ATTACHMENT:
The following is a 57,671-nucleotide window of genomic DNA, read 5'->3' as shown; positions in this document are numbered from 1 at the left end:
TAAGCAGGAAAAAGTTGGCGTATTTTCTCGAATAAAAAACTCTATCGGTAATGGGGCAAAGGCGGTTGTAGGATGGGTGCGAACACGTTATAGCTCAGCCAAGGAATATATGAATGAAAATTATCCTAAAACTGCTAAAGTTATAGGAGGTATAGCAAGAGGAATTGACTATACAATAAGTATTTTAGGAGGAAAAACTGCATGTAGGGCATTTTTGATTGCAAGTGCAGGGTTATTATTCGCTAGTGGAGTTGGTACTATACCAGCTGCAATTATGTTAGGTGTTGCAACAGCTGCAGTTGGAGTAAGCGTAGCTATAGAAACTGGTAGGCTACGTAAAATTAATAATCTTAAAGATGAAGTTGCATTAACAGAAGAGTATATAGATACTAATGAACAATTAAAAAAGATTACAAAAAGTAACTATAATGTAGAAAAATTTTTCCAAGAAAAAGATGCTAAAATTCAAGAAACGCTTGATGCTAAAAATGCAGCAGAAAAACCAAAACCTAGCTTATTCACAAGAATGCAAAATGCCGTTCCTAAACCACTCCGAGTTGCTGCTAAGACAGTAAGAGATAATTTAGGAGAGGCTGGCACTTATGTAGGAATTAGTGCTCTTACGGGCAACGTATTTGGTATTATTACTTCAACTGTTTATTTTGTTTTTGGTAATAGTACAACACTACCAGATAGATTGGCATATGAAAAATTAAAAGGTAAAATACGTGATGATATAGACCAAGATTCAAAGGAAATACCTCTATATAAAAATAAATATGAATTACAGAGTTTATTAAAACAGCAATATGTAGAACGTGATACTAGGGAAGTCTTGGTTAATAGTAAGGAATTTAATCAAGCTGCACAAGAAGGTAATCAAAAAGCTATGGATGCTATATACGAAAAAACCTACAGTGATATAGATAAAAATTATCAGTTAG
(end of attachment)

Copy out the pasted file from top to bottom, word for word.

The following is a 57,671-nucleotide window of genomic DNA, read 5'->3' as shown; positions in this document are numbered from 1 at the left end:
TAAGCAGGAAAAAGTTGGCGTATTTTCTCGAATAAAAAACTCTATCGGTAATGGGGCAAAGGCGGTTGTAGGATGGGTGCGAACACGTTATAGCTCAGCCAAGGAATATATGAATGAAAATTATCCTAAAACTGCTAAAGTTATAGGAGGTATAGCAAGAGGAATTGACTATACAATAAGTATTTTAGGAGGAAAAACTGCATGTAGGGCATTTTTGATTGCAAGTGCAGGGTTATTATTCGCTAGTGGAGTTGGTACTATACCAGCTGCAATTATGTTAGGTGTTGCAACAGCTGCAGTTGGAGTAAGCGTAGCTATAGAAACTGGTAGGCTACGTAAAATTAATAATCTTAAAGATGAAGTTGCATTAACAGAAGAGTATATAGATACTAATGAACAATTAAAAAAGATTACAAAAAGTAACTATAATGTAGAAAAATTTTTCCAAGAAAAAGATGCTAAAATTCAAGAAACGCTTGATGCTAAAAATGCAGCAGAAAAACCAAAACCTAGCTTATTCACAAGAATGCAAAATGCCGTTCCTAAACCACTCCGAGTTGCTGCTAAGACAGTAAGAGATAATTTAGGAGAGGCTGGCACTTATGTAGGAATTAGTGCTCTTACGGGCAACGTATTTGGTATTATTACTTCAACTGTTTATTTTGTTTTTGGTAATAGTACAACACTACCAGATAGATTGGCATATGAAAAATTAAAAGGTAAAATACGTGATGATATAGACCAAGATTCAAAGGAAATACCTCTATATAAAAATAAATATGAATTACAGAGTTTATTAAAACAGCAATATGTAGAACGTGATACTAGGGAAGTCTTGGTTAATAGTAAGGAATTTAATCAAGCTGCACAAGAAGGTAATCAAAAAGCTATGGATGCTATATACGAAAAAACCTACAGTGATATAGATAAAAATTATCAGTTAG